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ISP-In-A-Box: The $500 Mac mini (Skype = Free Phone Service)

No Mac mini would be complete without free local and long distance telephone service. Thanks to Skype, your prayers have been answered. You can call anyone in the world who also uses Skype and talk as long and as often as you like for free! You can also place conference calls to up to four other Skype users at a time anywhere in the world at no cost. And you can call plain old telephones (POTS) by dialing an existing area code (or country code) and phone number for about 2¢ a minute to most of your favorite places. There are no hidden charges! The complete rate table is here. For 30 euros or about $40 a year, Skype will provide you a real POTS phone number in the area code of your choice with free voice mail and free incoming calls. Then all your friends can call and irritate you whether they use Skype or not.

The key ingredient for Skype is you have to have some type of computer, and it has to be running the Skype software to place and receive calls. There are free versions of the Skype software to support Windows PCs, Macs, Linux, and Pocket PCs. You’ll also need a way to talk and listen on your phone calls. You can use either a microphone and speaker, or a Skype-compatible USB phone, or a Skype-compatible terminal adapter/router, or a Bluetooth or USB headset. Suffice it say, a new Skype-compatible phone solution is announced every week so do a little Googling if you don’t find what you want below.

Skype Alternatives for the Mac. Since the Mac mini doesn’t include a microphone or line input jack, you’ll need to add a microphone and a USB audio input device such as the iMic if you want to use the microphone/speaker approach on the mini. Hint: The Mac mini’s speaker leaves a lot to be desired. The better and cheapest solution on the Mac platform for U.S. users is the Plantronics Audio 45 USB Stereo Headset for about $30. The under $100 wireless solution in the U.S. is to purchase the Plantronics M3000 Bluetooth headset and the dLink DBT-120 USB Bluetooth adapter for your Mac, if it didn’t come with Bluetooth. Once you get the dLink adapter or, if you have Apple’s internal adapter, you’ll need to upgrade the firmware in order to use the headset. Note that this only works for the Mac’s bluetooth adapter and more recent dLink adapters! Just download the 1.2 Bluetooth Firmware here and install it. We’ve had mixed results with the bluetooth headset. If Skype were my only phone service, I’d recommend the USB headset on the Mac platform. [Footnote: Tiger totally resolves the Skype bluetooth headset problems.]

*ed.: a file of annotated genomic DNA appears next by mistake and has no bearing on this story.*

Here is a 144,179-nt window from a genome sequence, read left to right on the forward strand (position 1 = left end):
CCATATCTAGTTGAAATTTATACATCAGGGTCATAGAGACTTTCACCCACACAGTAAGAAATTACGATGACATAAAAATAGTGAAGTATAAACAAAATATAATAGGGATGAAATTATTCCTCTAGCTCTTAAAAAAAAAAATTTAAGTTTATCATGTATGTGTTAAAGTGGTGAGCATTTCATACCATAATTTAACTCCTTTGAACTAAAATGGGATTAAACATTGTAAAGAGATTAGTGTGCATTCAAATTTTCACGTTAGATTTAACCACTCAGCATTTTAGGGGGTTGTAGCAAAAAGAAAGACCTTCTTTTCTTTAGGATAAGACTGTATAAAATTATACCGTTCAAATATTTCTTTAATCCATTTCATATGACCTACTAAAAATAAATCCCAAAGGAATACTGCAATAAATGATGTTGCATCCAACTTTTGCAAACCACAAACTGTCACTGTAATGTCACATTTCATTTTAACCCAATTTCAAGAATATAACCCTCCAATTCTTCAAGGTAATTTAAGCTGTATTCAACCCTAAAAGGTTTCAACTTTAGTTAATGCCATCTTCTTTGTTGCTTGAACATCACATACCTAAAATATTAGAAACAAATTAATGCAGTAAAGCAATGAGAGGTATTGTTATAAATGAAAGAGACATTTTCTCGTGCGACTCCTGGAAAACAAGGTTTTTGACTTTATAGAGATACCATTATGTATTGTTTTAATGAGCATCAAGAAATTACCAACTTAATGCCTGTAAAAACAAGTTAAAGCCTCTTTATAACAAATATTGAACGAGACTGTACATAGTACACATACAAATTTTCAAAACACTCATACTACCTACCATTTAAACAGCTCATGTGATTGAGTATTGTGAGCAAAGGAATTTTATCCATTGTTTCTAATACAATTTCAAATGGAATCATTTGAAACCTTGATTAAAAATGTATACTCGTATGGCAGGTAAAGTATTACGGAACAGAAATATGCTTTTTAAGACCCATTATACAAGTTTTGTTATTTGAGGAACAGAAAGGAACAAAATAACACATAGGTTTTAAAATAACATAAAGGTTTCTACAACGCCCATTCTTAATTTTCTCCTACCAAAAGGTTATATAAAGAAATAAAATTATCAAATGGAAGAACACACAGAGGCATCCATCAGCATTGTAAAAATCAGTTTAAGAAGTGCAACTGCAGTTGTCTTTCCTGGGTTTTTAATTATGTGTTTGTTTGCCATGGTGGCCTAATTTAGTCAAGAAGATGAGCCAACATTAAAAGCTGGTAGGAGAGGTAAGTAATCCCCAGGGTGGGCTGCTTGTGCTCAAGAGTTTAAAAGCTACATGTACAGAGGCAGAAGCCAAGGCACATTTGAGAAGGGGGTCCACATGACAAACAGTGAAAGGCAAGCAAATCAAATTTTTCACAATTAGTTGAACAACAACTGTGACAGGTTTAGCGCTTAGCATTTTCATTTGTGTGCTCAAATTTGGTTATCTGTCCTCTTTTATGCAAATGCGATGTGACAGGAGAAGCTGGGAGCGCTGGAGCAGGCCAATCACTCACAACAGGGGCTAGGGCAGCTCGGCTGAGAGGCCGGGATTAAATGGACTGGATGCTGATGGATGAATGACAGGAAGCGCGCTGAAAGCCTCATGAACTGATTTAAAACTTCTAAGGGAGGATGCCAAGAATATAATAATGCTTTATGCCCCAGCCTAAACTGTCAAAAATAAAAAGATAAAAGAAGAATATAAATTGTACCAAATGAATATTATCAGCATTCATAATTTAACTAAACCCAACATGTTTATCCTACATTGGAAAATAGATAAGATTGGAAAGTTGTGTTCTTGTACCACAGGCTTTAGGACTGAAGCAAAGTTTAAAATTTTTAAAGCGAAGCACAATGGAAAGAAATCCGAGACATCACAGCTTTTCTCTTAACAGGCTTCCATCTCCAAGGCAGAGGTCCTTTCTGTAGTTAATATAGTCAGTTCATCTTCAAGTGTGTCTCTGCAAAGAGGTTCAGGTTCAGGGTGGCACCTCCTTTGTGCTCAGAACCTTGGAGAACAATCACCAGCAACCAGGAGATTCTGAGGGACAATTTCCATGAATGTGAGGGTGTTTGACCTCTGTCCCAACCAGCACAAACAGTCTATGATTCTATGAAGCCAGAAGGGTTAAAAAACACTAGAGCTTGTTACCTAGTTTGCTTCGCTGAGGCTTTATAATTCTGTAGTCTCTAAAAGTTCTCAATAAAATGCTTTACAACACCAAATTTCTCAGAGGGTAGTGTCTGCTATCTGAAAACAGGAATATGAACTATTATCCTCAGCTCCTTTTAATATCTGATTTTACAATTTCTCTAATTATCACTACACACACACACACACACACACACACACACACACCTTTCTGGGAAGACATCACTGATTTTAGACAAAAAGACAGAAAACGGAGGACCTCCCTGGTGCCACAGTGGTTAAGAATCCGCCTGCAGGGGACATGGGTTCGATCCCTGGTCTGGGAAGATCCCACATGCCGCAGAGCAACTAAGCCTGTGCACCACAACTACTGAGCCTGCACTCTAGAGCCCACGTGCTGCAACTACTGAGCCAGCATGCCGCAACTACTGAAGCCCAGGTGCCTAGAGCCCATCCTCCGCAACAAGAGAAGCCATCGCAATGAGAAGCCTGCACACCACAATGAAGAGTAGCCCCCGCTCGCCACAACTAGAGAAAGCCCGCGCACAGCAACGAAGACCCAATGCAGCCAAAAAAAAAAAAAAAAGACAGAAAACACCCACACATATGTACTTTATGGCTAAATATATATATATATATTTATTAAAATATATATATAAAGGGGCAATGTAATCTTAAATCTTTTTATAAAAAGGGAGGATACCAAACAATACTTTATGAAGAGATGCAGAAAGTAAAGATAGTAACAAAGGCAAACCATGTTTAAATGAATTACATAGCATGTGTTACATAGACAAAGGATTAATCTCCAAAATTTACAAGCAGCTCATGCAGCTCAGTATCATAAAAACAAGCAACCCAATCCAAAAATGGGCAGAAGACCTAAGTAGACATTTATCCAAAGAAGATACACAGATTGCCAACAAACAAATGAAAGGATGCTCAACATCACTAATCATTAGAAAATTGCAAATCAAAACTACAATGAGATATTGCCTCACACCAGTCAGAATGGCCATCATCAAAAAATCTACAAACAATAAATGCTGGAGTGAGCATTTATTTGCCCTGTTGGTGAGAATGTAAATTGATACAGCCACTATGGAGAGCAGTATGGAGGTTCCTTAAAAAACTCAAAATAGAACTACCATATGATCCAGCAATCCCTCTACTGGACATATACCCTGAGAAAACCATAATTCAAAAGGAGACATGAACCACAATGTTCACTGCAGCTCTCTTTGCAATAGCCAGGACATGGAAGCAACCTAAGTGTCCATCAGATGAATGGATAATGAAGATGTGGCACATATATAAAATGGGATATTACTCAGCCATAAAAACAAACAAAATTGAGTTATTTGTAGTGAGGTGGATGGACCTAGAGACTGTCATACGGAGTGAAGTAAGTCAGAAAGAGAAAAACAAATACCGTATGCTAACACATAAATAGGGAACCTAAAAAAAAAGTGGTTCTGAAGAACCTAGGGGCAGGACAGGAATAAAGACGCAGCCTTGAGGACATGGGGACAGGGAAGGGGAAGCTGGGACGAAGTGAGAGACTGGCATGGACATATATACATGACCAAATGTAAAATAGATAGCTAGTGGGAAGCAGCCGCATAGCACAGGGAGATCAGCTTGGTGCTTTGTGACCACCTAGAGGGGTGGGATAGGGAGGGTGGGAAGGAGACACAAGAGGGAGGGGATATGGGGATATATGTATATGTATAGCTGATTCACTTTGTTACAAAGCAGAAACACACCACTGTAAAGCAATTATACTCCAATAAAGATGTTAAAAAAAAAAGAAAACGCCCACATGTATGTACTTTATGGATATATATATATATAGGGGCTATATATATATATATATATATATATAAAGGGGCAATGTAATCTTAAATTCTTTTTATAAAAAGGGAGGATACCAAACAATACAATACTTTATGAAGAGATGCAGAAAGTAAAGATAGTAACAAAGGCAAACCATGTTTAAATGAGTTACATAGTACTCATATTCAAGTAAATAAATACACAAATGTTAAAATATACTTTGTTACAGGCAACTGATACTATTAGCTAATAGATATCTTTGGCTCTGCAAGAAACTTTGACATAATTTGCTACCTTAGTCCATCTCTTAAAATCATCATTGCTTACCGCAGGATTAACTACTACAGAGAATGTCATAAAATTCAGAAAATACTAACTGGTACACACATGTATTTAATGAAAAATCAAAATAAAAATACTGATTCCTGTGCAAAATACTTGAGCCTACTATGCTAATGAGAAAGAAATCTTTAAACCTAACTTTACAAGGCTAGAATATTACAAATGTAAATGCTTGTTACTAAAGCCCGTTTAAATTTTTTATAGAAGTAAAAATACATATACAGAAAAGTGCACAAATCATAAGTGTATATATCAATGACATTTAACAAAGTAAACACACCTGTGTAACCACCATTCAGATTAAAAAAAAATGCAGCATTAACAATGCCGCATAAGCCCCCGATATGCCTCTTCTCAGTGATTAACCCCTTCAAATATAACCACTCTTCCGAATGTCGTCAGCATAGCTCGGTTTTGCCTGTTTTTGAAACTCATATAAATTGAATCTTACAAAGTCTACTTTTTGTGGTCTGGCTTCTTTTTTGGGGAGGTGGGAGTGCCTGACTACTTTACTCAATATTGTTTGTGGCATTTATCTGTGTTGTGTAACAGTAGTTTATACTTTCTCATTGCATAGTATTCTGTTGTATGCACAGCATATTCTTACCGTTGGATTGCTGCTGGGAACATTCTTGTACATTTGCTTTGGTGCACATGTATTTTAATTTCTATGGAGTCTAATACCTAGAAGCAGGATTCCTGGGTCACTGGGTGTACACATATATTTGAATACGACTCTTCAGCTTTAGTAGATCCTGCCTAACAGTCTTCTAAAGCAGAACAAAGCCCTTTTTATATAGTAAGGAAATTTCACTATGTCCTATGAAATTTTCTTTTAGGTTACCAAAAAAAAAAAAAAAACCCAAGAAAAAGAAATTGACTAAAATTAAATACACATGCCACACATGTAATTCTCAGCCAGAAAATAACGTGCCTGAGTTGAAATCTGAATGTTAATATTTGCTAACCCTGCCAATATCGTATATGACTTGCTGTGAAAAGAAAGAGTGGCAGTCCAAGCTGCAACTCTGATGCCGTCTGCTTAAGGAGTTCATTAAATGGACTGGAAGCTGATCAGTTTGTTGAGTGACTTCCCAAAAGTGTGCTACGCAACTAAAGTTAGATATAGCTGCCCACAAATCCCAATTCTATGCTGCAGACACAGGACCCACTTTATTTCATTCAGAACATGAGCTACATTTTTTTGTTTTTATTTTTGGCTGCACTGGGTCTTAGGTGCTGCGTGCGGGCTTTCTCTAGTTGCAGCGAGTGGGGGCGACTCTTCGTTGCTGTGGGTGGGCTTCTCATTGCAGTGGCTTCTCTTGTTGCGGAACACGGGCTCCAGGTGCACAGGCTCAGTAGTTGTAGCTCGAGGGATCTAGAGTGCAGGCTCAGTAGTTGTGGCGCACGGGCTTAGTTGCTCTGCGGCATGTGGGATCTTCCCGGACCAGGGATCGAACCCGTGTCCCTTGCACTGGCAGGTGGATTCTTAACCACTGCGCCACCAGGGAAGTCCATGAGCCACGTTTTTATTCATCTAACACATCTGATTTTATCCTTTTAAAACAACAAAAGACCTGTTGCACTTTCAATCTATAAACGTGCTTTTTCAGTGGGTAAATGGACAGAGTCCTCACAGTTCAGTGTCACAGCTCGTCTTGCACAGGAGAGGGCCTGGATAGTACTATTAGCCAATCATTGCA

Skype Alternatives for Windows Users. For Windows users, there is the IPMate S90, a $50 router that allows you to use your regular telephones with your PC and Skype. While the S90 is a Windows-only solution, if you have an old clunker Windows machine sitting around, here’s a way to put it to good use. Other Windows-only solutions are the rapidBox and the VTA1000 Skype and SIP Gateway for $59.

European Alternatives. For our European friends, the easiest solution is the cordless DU@LPhone. In addition, the $60 USB Cyberphone K is available directly from Skype; however, the dialing keypad does not yet work with Macs. [See the comments for another great European alternative.]

USB Phone Alternative. Finally, an untested, but promising, USB phone which it is claimed works on both the Mac and Windows platforms for about $60 including shipping is the Dontronics USB phone made in Australia. Let’s us hear from you if you get one.

Installing and Using Skype. Skype is one of the easiest software packages you’ll ever install. Just download the latest version from here for your chosen operating system and follow the prompts. You’ll need to set up a Skype username and password as part of the installation process and, if you want to be able to call regular telephones, you’ll need to put a little money in your SkypeOut account on the Skype web site. Configuration is equally painless. Run the application and choose Skype->Preferences. Review the settings and make any adjustments desired. Most of the defaults are fine. Under the Audio tab, select your input and output devices, and you’re ready to make your first call. If you’re calling another Skype user, just enter their username and click Call. If you’re calling a POTS number in the U.S., enter +1 and then the area code and number and click Call. Test your Skype service by calling echo123.